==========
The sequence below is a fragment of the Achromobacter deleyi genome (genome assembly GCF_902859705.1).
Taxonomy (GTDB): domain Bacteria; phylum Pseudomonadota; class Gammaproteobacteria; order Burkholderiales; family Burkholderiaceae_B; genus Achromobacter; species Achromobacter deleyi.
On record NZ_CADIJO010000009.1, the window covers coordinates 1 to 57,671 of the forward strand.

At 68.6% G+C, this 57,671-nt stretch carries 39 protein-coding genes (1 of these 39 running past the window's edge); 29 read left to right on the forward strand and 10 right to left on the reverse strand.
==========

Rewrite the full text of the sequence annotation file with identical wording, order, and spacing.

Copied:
The sequence below is a fragment of the Achromobacter deleyi genome (genome assembly GCF_902859705.1).
Taxonomy (GTDB): domain Bacteria; phylum Pseudomonadota; class Gammaproteobacteria; order Burkholderiales; family Burkholderiaceae_B; genus Achromobacter; species Achromobacter deleyi.
On record NZ_CADIJO010000009.1, the window covers coordinates 1 to 57,671 of the forward strand.

At 68.6% G+C, this 57,671-nt stretch carries 39 protein-coding genes (1 of these 39 running past the window's edge); 29 read left to right on the forward strand and 10 right to left on the reverse strand.